# What does "Solutiones in medium affere visum est praeparatio ad solutionem." mean?

I am reading an article by Euler (Solutio problematis difficillimi a Fermatio propositi, Enestrom number 167) and I have trouble understanding the following sentence (§ 2, p. 50):

Huius ergo problematis sequentes, quas mihi quidem elicere contigit, solutiones in medium afferre visum est, Praeparatio ad solutionem.

I came up with

The following solutions to this problem that I had the pleasure of obtaining [] preparation to the solution.

But "in medium affere visum est" really confuses me.

• Praeparatio ad solutionem is the heading of the next paragraph and not a part of this sentence. For visum est, see the very end of the L & S entry. Oct 15, 2022 at 11:26
• I thought like you at first, but the fact that it was placed after a comma confused me. I will look at your link, thanks
– user11281
Oct 15, 2022 at 11:29
• @SebastianKoppehel Any idea why there is a comma after "visum est"? Your reading is the only one that makes sense, but I don't see how the punctuation supports it. Oct 16, 2022 at 20:42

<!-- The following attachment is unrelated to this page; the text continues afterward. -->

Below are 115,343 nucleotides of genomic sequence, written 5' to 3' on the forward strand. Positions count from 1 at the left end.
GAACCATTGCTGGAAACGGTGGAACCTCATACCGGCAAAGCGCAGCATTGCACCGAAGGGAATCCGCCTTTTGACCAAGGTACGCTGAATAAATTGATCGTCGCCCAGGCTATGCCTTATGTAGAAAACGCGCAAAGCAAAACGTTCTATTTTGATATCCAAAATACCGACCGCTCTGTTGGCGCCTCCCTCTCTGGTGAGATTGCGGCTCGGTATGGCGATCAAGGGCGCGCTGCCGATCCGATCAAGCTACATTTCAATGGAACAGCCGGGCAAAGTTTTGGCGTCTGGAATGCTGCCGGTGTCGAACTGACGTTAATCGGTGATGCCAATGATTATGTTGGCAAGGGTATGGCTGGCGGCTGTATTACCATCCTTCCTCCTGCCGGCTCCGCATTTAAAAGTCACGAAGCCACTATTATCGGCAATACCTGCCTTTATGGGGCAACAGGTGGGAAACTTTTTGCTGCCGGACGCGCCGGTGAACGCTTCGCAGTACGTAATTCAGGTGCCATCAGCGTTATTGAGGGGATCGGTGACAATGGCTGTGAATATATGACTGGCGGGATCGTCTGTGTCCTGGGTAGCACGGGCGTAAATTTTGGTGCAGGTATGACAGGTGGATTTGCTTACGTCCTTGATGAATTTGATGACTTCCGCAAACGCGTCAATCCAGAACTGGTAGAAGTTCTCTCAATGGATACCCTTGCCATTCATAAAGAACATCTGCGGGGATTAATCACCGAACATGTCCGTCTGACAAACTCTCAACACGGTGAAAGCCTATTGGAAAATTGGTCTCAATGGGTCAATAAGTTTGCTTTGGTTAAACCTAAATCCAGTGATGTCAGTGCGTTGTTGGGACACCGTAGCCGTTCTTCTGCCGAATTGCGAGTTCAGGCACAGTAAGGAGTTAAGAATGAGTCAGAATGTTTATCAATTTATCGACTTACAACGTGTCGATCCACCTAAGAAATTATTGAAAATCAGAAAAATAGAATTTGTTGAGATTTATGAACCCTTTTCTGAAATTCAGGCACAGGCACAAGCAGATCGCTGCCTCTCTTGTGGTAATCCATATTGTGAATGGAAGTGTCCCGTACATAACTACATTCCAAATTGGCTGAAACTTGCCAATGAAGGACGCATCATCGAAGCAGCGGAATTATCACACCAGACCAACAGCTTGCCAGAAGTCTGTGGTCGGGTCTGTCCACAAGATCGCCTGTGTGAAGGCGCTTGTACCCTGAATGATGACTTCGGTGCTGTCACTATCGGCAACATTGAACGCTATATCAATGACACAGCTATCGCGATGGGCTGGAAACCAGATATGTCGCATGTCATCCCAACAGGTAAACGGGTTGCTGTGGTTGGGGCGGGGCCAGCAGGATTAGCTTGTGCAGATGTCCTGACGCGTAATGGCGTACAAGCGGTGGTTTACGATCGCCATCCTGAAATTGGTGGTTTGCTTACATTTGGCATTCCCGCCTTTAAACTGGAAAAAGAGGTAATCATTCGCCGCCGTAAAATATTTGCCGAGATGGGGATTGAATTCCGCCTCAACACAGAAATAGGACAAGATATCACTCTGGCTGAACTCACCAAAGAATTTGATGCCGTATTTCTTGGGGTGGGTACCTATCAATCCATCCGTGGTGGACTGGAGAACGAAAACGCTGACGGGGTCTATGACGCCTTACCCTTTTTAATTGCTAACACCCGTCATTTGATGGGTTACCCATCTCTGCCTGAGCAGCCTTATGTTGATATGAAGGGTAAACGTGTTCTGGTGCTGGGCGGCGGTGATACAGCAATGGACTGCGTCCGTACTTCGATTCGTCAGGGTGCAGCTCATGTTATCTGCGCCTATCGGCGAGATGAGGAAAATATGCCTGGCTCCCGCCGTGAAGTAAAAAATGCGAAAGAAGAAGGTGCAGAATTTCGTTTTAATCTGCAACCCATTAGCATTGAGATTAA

• @brianpck I do not know why the comma is there, but I gather it must be a typographical mistake. There is no comma, but the expected full stop instead, in the Opera Omnia, see here (published Lipsiae & Berolini by Latin's own B. G. Teubner, go figure!). Oct 17, 2022 at 20:03
• @SebastianKoppehel Good catch!
– user11281
Oct 17, 2022 at 20:06

## 3 Answers

As Sebastian noted in a comment, praeparatio ad solutionem doesn't fit syntactically with what precedes and should be read separately. (It's an open question for me, though, why it is only separated by a comma.)

Here's a literal translation of the Latin:

Therefore, it seemed right to publish the following solutions, which I happened to ascertain, of this problem. Preparation for the solution:

• Tyler's answer has a good explanation of in medium afferre and visum est (cf. Greek δοκεῖ). You'll often see in medium proferre used to mean "make known to the public," as for instance in Cicero, In Verrem:

Vnius etiam urbis omnium pulcherrimae atque ornatissimae, Syracusarum, direptionem commemorabo et in medium proferam, iudices, ut aliquando totam huius generis orationem concludam atque definiam.

• I have opted not to translate quidem: it often means "indeed," but that's a bit too heavy-handed as a translation here. It just gives some color to the relative clause, but I don't read it as having any implication about "solving further problems."

Two corrections on the other offered translation: